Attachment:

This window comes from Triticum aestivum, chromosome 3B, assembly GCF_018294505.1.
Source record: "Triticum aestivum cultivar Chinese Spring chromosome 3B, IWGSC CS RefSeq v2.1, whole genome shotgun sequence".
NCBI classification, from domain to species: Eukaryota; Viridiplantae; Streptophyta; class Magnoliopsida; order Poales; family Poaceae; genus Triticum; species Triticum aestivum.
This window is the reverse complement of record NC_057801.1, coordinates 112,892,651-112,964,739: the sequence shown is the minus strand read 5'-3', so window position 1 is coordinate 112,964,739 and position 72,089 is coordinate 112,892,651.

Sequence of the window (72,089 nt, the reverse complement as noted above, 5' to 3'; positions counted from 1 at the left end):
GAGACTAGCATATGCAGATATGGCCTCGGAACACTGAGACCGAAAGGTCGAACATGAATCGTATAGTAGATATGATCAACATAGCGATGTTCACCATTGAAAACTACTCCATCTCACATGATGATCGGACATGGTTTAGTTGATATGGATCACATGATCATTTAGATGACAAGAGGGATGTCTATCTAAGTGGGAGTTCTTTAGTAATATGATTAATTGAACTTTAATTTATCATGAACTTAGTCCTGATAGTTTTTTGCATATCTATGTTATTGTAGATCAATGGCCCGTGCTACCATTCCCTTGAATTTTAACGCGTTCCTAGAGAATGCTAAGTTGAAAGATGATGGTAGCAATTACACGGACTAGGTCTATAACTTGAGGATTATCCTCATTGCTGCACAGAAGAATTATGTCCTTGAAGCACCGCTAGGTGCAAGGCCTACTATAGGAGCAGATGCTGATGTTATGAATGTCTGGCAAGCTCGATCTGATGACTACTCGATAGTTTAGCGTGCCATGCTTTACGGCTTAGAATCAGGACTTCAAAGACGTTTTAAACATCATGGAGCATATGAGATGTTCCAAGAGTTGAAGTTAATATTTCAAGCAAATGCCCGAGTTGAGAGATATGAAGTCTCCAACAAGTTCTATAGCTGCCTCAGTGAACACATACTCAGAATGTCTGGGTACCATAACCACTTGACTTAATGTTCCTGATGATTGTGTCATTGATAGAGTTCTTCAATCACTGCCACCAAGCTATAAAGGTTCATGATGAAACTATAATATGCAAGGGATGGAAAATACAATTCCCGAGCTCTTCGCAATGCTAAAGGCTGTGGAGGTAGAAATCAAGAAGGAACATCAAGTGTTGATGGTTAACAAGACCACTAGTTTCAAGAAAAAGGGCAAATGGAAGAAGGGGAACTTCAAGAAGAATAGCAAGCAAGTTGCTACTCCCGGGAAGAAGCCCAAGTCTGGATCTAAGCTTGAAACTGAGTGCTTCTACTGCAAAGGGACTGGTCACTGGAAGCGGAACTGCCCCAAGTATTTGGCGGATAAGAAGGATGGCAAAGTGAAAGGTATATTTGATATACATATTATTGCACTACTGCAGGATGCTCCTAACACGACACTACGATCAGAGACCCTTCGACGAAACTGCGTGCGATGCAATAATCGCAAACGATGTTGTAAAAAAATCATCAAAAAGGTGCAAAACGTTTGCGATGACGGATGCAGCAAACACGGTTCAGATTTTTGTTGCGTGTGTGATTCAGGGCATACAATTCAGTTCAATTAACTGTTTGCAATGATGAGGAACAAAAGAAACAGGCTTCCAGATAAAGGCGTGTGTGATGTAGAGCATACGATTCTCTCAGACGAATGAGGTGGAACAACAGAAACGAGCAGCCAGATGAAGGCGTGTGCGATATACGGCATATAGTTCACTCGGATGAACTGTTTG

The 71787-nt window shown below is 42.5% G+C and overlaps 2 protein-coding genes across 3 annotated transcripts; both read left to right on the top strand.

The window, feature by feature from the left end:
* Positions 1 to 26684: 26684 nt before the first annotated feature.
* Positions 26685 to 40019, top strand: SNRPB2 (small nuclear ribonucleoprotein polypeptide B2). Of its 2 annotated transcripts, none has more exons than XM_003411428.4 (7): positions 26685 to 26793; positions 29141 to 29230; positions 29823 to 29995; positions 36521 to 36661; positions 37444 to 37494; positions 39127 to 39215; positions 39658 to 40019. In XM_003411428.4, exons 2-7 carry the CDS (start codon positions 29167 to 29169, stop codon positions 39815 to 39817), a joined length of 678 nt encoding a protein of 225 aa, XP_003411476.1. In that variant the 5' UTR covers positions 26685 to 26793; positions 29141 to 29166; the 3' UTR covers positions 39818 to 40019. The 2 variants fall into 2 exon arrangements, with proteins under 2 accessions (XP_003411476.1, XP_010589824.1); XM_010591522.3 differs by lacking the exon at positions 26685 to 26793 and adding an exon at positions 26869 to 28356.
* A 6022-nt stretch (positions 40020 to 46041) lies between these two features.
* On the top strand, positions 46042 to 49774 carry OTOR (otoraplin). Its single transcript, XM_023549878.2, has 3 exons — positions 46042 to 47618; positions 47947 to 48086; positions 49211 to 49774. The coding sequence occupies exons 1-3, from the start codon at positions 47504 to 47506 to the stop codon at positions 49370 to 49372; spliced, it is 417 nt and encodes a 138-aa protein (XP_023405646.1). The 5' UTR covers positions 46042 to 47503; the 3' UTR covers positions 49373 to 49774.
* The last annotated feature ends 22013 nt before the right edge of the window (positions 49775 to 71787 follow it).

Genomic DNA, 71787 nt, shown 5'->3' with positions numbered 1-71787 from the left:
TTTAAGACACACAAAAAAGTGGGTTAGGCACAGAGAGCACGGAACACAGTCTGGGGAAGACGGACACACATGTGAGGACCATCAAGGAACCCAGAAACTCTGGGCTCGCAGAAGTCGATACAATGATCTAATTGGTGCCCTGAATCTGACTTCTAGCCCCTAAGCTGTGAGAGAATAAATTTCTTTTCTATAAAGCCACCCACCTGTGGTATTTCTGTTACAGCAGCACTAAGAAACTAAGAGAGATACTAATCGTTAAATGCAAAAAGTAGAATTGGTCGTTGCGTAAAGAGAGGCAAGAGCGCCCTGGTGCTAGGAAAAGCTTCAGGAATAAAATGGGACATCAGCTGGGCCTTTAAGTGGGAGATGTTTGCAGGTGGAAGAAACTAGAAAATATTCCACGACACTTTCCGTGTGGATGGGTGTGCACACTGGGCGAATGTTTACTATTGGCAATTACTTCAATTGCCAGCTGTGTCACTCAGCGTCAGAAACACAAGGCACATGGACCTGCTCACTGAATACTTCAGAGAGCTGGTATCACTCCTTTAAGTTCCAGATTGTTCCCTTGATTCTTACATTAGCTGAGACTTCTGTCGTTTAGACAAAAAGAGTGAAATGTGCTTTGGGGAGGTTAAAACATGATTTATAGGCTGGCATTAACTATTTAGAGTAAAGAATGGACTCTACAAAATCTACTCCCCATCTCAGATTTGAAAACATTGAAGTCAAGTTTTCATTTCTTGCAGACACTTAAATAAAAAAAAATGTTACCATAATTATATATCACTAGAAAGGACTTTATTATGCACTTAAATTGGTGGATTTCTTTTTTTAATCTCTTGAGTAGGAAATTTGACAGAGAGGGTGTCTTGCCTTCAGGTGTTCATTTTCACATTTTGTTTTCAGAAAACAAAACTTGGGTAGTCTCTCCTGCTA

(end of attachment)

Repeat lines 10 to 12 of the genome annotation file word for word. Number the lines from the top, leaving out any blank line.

* Positions 26685 to 40019, top strand: SNRPB2 (small nuclear ribonucleoprotein polypeptide B2). Of its 2 annotated transcripts, none has more exons than XM_003411428.4 (7): positions 26685 to 26793; positions 29141 to 29230; positions 29823 to 29995; positions 36521 to 36661; positions 37444 to 37494; positions 39127 to 39215; positions 39658 to 40019. In XM_003411428.4, exons 2-7 carry the CDS (start codon positions 29167 to 29169, stop codon positions 39815 to 39817), a joined length of 678 nt encoding a protein of 225 aa, XP_003411476.1. In that variant the 5' UTR covers positions 26685 to 26793; positions 29141 to 29166; the 3' UTR covers positions 39818 to 40019. The 2 variants fall into 2 exon arrangements, with proteins under 2 accessions (XP_003411476.1, XP_010589824.1); XM_010591522.3 differs by lacking the exon at positions 26685 to 26793 and adding an exon at positions 26869 to 28356.
* A 6022-nt stretch (positions 40020 to 46041) lies between these two features.
* On the top strand, positions 46042 to 49774 carry OTOR (otoraplin). Its single transcript, XM_023549878.2, has 3 exons — positions 46042 to 47618; positions 47947 to 48086; positions 49211 to 49774. The coding sequence occupies exons 1-3, from the start codon at positions 47504 to 47506 to the stop codon at positions 49370 to 49372; spliced, it is 417 nt and encodes a 138-aa protein (XP_023405646.1). The 5' UTR covers positions 46042 to 47503; the 3' UTR covers positions 49373 to 49774.